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President Higgins says 'exclusion' of Travellers is based on 'unrepublican populist sentiments'

The President was speaking on International Traveller and Roma Day.

Source: Áras an Uachtaráin/YouTube

PRESIDENT MICHAEL D Higgins has marked International Traveller and Roma Day by celebrating the culture of the Travelling community and hitting out at the discrimination it faces.  

In a video message, President Higgins takes issues with policies at a national and local level that he says has failed to address “with compassion and understanding, the needs of the Travelling community”.

“Far too many challenges remain for Travellers and Roma. The bitter fruits of a failure of State policy are manifold, where it existed,” he says. 

Submission to narrow, exclusionary, property-based, and most unrepublican populist sentiments, in far too many Local Authorities, stand as indictments on Irish society past and present. 

President Higgins said the failures by the State to provide for the needs of Travellers has been noted internationally

He cites poorer levels of education in the community, with just 14% of Traveller women completing secondary education and 60% of Traveller men not progressing beyond primary education. 

“Any general population, with a concept of citizenship and justice, should be concerned at the significant proportion of their fellow citizens from special groups that are being regularly excluded, generation after generation,” President Higgins says. 

The President says that “not all suffered Covid-19 equally” and that “poor people have suffered disproportionally”.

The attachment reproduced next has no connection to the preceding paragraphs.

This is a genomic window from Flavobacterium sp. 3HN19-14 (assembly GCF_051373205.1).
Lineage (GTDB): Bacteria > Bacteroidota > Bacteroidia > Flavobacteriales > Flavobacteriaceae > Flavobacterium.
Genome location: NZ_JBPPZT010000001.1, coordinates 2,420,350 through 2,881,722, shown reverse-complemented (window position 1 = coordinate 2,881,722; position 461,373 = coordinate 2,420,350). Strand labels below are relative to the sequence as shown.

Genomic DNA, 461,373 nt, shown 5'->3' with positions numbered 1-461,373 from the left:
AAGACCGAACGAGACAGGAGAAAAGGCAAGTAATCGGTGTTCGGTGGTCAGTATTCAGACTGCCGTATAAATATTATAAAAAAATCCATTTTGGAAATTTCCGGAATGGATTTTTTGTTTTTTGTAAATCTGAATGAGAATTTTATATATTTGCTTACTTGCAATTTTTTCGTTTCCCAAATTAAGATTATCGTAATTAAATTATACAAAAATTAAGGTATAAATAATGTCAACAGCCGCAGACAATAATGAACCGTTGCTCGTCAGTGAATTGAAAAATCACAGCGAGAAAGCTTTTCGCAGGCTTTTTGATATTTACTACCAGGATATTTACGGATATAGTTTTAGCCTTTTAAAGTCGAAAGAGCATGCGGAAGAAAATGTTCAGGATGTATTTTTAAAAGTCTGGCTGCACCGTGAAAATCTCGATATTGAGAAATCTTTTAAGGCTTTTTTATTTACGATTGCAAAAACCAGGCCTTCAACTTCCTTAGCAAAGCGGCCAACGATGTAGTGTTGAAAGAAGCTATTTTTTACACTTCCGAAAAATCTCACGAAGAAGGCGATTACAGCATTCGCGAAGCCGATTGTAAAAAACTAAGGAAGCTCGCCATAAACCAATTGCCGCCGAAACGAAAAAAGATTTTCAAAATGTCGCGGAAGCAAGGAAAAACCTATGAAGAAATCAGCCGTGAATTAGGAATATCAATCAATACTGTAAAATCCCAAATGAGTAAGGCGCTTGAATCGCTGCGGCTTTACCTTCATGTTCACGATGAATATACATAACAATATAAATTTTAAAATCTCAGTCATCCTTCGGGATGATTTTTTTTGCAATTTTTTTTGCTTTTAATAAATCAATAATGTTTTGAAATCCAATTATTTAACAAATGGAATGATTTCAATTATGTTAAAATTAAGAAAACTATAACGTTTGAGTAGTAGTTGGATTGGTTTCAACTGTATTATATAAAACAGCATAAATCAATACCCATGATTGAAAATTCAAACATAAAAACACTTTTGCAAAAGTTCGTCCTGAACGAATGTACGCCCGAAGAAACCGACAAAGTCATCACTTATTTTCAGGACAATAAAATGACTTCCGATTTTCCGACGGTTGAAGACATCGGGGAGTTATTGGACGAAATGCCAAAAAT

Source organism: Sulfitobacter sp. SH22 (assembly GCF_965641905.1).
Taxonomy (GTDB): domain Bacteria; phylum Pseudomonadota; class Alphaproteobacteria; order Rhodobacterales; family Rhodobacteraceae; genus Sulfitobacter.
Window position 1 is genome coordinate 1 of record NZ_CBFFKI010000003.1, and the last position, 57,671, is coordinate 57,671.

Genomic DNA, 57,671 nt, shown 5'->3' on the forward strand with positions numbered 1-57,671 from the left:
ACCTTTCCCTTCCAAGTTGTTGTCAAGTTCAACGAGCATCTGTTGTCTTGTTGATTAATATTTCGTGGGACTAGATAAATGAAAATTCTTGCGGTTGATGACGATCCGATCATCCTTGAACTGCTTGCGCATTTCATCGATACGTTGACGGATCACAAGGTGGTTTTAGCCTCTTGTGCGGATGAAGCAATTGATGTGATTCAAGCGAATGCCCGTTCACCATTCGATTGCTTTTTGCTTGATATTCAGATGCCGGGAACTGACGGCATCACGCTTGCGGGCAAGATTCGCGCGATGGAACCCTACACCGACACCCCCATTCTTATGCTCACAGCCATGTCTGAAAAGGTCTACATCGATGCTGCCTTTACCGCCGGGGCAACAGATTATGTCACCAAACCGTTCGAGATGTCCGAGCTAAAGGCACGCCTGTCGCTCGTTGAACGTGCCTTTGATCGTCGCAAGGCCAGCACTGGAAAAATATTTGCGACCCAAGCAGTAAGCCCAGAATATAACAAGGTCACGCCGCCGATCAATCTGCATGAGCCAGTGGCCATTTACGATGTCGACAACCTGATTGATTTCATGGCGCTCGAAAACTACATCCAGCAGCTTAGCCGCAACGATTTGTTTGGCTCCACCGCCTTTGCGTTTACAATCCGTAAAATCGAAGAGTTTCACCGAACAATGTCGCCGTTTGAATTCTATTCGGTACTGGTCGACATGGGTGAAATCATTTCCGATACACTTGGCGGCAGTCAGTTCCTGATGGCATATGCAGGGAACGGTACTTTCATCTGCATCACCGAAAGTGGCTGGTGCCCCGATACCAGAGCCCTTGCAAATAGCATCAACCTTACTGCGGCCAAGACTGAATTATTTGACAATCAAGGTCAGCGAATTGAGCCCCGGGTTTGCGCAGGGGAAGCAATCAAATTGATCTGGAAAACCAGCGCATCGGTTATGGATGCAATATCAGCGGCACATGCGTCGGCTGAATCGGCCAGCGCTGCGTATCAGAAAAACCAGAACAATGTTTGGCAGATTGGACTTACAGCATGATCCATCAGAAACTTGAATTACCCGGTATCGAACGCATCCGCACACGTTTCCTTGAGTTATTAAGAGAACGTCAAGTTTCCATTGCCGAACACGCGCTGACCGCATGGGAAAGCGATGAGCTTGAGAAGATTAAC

“Among those poor, Roma and Travellers have been even further impacted,” he adds. 

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President Higgins says that the 2017 recognition of Traveller ethnicity was something that “we had been working for so long to achieve”.

“It acknowledges the discrimination that has been experienced by Travellers by members of a society willing to view them as a group living on the margins of the settled community, rather than a distinct ethnic group that has existed in Ireland since long before the years of the Great Irish Famine,” he says.

“So today, as we celebrate the unique culture of the Traveller and Roma communities, and the role that culture has played in the shared memory of a nation, we remind ourselves especially of the vital role that Travellers have traditionally played, and continue to play, in our society and of the positive contribution their culture has made over centuries to Irish society – in music, song, crafts, and all areas of culture.” 

About the author:

Rónán Duffy

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